How can I Avoid Electrical Injuries at Work?

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Electrical Injuries

Electrical injuries happen in private homes, public places, and worksites, and can cause traumatic, life-changing injuries. On their own, people might not know how to avoid these kinds of injuries. One example that comes to mind is a person standing in a puddle of water in the bathroom and plugging in a hairdryer. In workplaces though, the risk of getting electrocuted is higher. The inherent hazards of workplace electricity usage include arcing, grounding, electric current, lack of guarding, and high voltages. Direct contact with electrical currents can be fatal. Electrical burns may look minor but can cause internal damages. The currents can also lead to tissue, nerve, and muscle destruction or cardiac arrest. Besides that, many employees get seriously hurt because they fall after getting electrocuted.

Companies are responsible for keeping their employees safe and need to have the proper safety protocols in place, but sometimes they do not fulfill this duty as they should. That is only half the story, though; enforcing these rules and worker compliance are both just as important. A team effort is the best way to avoid electrical injuries at work, and learning the basics is a good starting point.

What are the Basics of Electrical Safety?

As mentioned, it is never wise to touch anything electrical when standing in water, or when your hands are wet. Instead, wear rubber shoes whenever in a wet area and dry your hands. Also be sure to keep metal objects such as screwdrivers away from outlets, and keep unused outlets covered at all times. Electrical cords should be in good shape; if they are broken, frayed, or having missing prongs, they should be discarded. Never overload sockets, either; use a power board that has a safety switch, with one only per wall outlet. Also remember to test safety switches at least once a year. When you do need to unplug something, pull the cord out by the plug rather than the cord itself.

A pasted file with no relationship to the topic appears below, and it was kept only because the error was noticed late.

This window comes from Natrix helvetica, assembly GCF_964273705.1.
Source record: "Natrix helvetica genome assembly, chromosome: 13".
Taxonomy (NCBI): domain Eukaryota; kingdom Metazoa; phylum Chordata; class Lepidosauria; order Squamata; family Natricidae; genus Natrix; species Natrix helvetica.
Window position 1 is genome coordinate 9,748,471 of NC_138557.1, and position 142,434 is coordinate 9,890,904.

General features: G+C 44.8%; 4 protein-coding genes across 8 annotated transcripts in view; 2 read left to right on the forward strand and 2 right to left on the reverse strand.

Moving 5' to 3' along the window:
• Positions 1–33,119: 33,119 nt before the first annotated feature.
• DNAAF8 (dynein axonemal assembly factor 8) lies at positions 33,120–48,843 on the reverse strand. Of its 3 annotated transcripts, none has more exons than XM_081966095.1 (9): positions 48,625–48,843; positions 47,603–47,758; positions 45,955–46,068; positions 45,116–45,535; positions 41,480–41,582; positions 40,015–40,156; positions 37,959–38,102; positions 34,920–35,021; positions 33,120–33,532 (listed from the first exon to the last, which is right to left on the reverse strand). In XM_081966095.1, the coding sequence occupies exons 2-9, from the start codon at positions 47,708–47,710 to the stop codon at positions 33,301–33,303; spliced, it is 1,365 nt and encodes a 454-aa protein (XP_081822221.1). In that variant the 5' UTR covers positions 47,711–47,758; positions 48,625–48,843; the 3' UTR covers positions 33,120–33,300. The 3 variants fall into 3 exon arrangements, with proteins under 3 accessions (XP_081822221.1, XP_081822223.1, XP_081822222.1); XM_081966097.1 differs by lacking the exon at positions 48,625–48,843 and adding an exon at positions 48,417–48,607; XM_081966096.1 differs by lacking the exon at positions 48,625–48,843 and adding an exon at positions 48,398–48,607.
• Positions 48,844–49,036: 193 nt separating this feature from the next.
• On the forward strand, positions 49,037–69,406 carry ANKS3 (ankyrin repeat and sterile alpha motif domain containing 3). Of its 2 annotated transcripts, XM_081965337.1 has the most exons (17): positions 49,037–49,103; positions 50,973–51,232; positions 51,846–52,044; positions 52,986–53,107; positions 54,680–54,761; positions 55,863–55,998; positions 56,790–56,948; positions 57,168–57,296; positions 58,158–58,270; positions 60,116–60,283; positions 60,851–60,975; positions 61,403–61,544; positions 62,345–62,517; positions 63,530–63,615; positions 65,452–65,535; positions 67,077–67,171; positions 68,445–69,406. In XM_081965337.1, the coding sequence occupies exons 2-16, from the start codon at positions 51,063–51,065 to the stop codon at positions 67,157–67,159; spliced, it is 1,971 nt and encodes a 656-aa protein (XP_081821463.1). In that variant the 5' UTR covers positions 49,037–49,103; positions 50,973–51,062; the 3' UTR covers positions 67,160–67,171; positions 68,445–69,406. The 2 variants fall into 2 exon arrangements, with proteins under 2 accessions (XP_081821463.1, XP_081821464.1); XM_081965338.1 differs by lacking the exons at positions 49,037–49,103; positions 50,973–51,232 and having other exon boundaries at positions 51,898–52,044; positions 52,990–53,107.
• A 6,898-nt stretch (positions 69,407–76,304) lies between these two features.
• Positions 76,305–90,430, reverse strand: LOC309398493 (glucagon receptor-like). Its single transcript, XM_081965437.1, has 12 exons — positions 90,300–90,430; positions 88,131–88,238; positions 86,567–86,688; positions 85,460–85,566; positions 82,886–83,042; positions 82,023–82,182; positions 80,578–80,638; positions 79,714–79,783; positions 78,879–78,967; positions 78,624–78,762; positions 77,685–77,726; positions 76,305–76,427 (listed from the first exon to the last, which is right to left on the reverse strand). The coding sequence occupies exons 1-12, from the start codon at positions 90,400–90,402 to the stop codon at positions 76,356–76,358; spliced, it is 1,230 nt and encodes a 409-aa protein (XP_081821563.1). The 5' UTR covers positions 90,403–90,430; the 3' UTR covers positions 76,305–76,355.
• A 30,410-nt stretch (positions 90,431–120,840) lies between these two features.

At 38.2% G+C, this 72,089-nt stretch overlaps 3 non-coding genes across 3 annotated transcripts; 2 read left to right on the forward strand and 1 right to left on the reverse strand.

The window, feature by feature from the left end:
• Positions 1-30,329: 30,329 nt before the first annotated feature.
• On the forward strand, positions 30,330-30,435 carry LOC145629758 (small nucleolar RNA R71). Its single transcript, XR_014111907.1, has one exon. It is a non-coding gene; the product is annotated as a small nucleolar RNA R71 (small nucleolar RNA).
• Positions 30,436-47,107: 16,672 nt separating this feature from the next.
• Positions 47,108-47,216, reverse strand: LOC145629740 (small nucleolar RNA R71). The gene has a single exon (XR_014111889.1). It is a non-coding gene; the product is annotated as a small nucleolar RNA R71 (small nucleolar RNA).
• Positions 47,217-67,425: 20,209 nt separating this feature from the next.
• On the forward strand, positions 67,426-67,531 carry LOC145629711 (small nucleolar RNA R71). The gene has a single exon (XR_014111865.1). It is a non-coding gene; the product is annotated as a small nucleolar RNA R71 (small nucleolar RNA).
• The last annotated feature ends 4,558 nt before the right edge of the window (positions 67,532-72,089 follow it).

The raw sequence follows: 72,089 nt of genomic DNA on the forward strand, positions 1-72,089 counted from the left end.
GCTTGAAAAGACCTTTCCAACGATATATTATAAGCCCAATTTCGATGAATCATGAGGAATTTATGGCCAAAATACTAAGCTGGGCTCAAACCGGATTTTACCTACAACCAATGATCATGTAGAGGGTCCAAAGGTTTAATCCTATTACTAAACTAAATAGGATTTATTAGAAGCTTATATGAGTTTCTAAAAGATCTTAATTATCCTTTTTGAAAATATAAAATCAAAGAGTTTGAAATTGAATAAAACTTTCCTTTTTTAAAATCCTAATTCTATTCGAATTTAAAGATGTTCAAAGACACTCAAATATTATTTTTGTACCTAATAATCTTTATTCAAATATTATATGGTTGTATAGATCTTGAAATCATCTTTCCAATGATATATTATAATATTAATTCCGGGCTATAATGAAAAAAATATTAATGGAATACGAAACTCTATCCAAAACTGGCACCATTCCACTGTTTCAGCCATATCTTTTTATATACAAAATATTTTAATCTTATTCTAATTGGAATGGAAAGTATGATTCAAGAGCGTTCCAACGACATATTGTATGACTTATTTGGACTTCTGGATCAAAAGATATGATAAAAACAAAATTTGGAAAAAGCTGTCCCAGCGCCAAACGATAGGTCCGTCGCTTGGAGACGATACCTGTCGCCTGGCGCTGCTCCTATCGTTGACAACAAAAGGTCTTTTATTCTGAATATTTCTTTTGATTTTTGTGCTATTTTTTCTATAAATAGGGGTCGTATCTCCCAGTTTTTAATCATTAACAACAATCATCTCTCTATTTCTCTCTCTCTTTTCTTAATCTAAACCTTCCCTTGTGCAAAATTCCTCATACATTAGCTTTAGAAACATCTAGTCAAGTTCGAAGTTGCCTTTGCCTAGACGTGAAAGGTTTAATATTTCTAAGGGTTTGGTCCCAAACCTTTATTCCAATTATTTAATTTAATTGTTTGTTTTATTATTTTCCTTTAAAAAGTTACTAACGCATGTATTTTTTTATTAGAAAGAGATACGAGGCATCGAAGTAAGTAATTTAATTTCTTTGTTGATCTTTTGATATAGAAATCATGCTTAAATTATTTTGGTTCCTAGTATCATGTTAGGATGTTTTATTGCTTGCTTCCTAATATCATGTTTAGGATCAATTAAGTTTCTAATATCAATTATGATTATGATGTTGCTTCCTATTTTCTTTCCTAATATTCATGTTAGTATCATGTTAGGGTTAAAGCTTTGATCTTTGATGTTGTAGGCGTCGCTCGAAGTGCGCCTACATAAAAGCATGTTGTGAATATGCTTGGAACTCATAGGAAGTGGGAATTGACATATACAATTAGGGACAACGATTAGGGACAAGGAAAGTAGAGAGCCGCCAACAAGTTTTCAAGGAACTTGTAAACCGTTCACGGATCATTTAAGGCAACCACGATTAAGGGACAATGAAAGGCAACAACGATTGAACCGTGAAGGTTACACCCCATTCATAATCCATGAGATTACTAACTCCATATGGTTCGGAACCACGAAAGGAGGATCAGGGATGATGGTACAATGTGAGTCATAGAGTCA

Also remember to avoid running an electrical cord under a rug or furniture, and be sure to keep away from downed power lines and utility poles. If you ever get a shock or tingle around cords, outlets, or electrical equipment, contact an electrician immediately. When someone has been electrocuted, no one should be within 20 feet of them until the power is shut off. If their body is still touching the electricity source, they should be touched with bare hands. Also do not break blisters or remove dead skin from burns; never apply ice, ointments, adhesive bandages, butter, or fluffy cotton dressings to a burn. It is safer to wait for medical help to arrive. This is all helpful advice to build a foundation for electrical safety, but things become more complex in other kinds of workplaces, especially industrial and construction sites.

Ways to Avoid Electrical Injuries at Work

There are additional preventative measures for workplaces that should be followed in addition to the basics described above. At the start of every day, electrical hazards should be identified. To do this, safety managers can be responsible for labeling these things clearly for others. Employees should also be provided with the proper personal protective equipment (PPE) for working around electricity and should also be aware of the type of clothing to wear. For face and head protection, nonconductive hardhats are best whenever there is the risk of electric burns or shocks. Face shields with goggles may also be necessary, depending on the kind of work. Long pants, long sleeves, and other clothing should be made from rated, for different kinds of fire hazards, natural fiber to protect the rest of the body. Other PPE includes hearing protective inserts, rubber-insulating gloves, and rated boots.

Workers should also avoid stapling or nailing extension cords onto anything, as this can be very dangerous. Electrical tape is the best thing to use for these purposes. In addition, remember to frequently inspect the electrical cords that you use, because they can cause shocks and fires when damaged. Should an outlet feel unusually hot, this could be a symptom of bad wiring; again, contacting an electrician is your safest bet.